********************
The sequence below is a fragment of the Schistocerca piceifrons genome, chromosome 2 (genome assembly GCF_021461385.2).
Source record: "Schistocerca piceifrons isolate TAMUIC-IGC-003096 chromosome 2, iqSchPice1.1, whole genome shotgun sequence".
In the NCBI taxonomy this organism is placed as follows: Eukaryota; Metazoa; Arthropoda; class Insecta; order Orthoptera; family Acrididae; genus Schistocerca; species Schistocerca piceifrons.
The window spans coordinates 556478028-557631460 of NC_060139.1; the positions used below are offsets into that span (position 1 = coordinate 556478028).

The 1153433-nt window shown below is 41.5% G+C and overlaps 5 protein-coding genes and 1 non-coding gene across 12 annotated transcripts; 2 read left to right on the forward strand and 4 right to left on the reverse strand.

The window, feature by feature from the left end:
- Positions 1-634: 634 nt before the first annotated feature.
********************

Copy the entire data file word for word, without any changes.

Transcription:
The sequence below is a fragment of the Schistocerca piceifrons genome, chromosome 2 (genome assembly GCF_021461385.2).
Source record: "Schistocerca piceifrons isolate TAMUIC-IGC-003096 chromosome 2, iqSchPice1.1, whole genome shotgun sequence".
In the NCBI taxonomy this organism is placed as follows: Eukaryota; Metazoa; Arthropoda; class Insecta; order Orthoptera; family Acrididae; genus Schistocerca; species Schistocerca piceifrons.
The window spans coordinates 556478028-557631460 of NC_060139.1; the positions used below are offsets into that span (position 1 = coordinate 556478028).

The 1153433-nt window shown below is 41.5% G+C and overlaps 5 protein-coding genes and 1 non-coding gene across 12 annotated transcripts; 2 read left to right on the forward strand and 4 right to left on the reverse strand.

The window, feature by feature from the left end:
- Positions 1-634: 634 nt before the first annotated feature.